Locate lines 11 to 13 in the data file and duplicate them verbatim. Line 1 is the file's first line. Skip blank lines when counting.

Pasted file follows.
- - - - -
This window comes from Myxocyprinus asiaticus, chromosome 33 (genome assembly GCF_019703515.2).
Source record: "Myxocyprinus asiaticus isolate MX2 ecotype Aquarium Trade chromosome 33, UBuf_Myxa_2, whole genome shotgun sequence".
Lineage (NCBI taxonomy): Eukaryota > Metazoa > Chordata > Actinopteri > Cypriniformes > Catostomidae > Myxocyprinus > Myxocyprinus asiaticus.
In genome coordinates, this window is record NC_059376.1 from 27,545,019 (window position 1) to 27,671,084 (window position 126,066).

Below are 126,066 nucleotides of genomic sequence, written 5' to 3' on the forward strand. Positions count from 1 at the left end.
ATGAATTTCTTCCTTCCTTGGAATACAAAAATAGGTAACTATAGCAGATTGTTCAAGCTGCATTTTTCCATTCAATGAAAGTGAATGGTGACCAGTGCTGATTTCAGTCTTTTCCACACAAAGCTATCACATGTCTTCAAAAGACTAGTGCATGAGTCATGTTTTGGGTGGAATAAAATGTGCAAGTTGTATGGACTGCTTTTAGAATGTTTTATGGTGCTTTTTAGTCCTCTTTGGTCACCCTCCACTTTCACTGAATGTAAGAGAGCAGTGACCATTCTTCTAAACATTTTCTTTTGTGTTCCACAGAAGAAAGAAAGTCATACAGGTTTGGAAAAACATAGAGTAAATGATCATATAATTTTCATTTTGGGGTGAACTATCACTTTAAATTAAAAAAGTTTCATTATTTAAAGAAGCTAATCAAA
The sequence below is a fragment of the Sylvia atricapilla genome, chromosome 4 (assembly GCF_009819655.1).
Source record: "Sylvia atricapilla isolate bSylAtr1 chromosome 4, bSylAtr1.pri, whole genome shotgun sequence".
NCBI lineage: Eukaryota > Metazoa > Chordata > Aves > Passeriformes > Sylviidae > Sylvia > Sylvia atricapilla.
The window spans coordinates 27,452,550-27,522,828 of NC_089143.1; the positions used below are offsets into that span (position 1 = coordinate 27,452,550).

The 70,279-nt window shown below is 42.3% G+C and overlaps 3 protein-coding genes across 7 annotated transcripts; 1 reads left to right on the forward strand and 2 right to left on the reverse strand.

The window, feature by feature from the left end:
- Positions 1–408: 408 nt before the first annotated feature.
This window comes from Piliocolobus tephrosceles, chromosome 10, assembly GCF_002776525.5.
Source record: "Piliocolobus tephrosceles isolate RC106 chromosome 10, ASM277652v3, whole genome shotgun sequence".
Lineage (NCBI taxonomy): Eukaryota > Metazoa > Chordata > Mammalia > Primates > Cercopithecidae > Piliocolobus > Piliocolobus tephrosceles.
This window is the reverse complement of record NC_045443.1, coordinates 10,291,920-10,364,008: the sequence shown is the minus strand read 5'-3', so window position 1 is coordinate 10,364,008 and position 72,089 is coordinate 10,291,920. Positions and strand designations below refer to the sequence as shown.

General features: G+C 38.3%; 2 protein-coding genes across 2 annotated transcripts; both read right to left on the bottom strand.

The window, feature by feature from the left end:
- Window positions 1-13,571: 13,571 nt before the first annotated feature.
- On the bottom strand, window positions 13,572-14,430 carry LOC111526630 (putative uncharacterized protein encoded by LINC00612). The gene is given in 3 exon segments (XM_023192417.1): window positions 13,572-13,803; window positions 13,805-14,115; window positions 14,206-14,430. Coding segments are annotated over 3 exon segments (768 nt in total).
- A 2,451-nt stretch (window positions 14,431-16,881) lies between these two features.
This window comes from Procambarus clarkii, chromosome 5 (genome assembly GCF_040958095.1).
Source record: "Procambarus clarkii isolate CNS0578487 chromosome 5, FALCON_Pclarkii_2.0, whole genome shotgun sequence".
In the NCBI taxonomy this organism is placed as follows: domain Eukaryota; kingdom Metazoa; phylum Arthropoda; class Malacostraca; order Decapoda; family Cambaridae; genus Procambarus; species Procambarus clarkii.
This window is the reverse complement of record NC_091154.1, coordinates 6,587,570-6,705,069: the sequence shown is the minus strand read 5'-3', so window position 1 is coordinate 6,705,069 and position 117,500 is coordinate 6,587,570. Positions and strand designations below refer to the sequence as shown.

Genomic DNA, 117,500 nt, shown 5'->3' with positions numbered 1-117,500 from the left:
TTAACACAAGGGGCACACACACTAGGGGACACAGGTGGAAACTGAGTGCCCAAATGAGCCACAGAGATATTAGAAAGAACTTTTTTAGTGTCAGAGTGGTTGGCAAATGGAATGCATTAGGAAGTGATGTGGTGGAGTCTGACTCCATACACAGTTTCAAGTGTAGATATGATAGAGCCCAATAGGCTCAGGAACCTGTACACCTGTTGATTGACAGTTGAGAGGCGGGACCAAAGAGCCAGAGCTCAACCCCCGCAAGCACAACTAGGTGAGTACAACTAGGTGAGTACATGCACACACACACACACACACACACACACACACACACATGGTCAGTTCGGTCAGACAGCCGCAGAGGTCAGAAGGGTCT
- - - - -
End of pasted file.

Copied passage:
The 70,279-nt window shown below is 42.3% G+C and overlaps 3 protein-coding genes across 7 annotated transcripts; 1 reads left to right on the forward strand and 2 right to left on the reverse strand.

The window, feature by feature from the left end:
- Positions 1–408: 408 nt before the first annotated feature.